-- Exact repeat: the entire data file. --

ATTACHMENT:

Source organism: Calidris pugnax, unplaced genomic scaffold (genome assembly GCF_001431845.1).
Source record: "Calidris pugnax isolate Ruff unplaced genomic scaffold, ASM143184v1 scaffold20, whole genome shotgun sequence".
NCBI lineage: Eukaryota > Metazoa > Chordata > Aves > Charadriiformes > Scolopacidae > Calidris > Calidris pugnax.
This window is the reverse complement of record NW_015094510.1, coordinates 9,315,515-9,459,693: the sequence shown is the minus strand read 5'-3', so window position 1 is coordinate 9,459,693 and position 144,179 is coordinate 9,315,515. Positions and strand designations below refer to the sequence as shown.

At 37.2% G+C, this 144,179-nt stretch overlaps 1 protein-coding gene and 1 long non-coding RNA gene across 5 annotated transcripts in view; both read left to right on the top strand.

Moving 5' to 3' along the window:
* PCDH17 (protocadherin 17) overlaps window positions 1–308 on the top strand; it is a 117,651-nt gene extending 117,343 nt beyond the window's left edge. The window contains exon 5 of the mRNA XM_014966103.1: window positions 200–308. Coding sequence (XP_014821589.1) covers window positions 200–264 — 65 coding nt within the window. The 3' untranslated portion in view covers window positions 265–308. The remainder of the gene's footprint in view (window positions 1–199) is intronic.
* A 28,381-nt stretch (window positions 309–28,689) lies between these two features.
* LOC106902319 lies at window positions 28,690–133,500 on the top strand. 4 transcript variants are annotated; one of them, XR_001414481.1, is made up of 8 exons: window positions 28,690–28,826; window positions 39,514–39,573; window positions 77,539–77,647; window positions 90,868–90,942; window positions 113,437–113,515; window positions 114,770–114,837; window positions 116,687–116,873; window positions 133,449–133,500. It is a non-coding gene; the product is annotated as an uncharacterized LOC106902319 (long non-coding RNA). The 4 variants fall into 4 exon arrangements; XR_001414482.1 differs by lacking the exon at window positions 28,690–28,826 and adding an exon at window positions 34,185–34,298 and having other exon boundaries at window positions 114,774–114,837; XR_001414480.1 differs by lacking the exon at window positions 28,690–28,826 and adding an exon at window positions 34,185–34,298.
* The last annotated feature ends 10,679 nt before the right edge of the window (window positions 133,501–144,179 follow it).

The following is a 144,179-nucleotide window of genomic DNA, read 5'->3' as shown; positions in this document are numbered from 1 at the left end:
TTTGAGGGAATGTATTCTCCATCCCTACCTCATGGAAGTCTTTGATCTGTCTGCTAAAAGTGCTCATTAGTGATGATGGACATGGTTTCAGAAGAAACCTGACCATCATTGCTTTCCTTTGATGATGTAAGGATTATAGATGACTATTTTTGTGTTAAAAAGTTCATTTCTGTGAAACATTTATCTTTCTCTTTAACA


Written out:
Source organism: Calidris pugnax, unplaced genomic scaffold (genome assembly GCF_001431845.1).
Source record: "Calidris pugnax isolate Ruff unplaced genomic scaffold, ASM143184v1 scaffold20, whole genome shotgun sequence".
NCBI lineage: Eukaryota > Metazoa > Chordata > Aves > Charadriiformes > Scolopacidae > Calidris > Calidris pugnax.
This window is the reverse complement of record NW_015094510.1, coordinates 9,315,515-9,459,693: the sequence shown is the minus strand read 5'-3', so window position 1 is coordinate 9,459,693 and position 144,179 is coordinate 9,315,515. Positions and strand designations below refer to the sequence as shown.

At 37.2% G+C, this 144,179-nt stretch overlaps 1 protein-coding gene and 1 long non-coding RNA gene across 5 annotated transcripts in view; both read left to right on the top strand.

Moving 5' to 3' along the window:
* PCDH17 (protocadherin 17) overlaps window positions 1–308 on the top strand; it is a 117,651-nt gene extending 117,343 nt beyond the window's left edge. The window contains exon 5 of the mRNA XM_014966103.1: window positions 200–308. Coding sequence (XP_014821589.1) covers window positions 200–264 — 65 coding nt within the window. The 3' untranslated portion in view covers window positions 265–308. The remainder of the gene's footprint in view (window positions 1–199) is intronic.
* A 28,381-nt stretch (window positions 309–28,689) lies between these two features.
* LOC106902319 lies at window positions 28,690–133,500 on the top strand. 4 transcript variants are annotated; one of them, XR_001414481.1, is made up of 8 exons: window positions 28,690–28,826; window positions 39,514–39,573; window positions 77,539–77,647; window positions 90,868–90,942; window positions 113,437–113,515; window positions 114,770–114,837; window positions 116,687–116,873; window positions 133,449–133,500. It is a non-coding gene; the product is annotated as an uncharacterized LOC106902319 (long non-coding RNA). The 4 variants fall into 4 exon arrangements; XR_001414482.1 differs by lacking the exon at window positions 28,690–28,826 and adding an exon at window positions 34,185–34,298 and having other exon boundaries at window positions 114,774–114,837; XR_001414480.1 differs by lacking the exon at window positions 28,690–28,826 and adding an exon at window positions 34,185–34,298.
* The last annotated feature ends 10,679 nt before the right edge of the window (window positions 133,501–144,179 follow it).

The following is a 144,179-nucleotide window of genomic DNA, read 5'->3' as shown; positions in this document are numbered from 1 at the left end:
TTTGAGGGAATGTATTCTCCATCCCTACCTCATGGAAGTCTTTGATCTGTCTGCTAAAAGTGCTCATTAGTGATGATGGACATGGTTTCAGAAGAAACCTGACCATCATTGCTTTCCTTTGATGATGTAAGGATTATAGATGACTATTTTTGTGTTAAAAAGTTCATTTCTGTGAAACATTTATCTTTCTCTTTAACA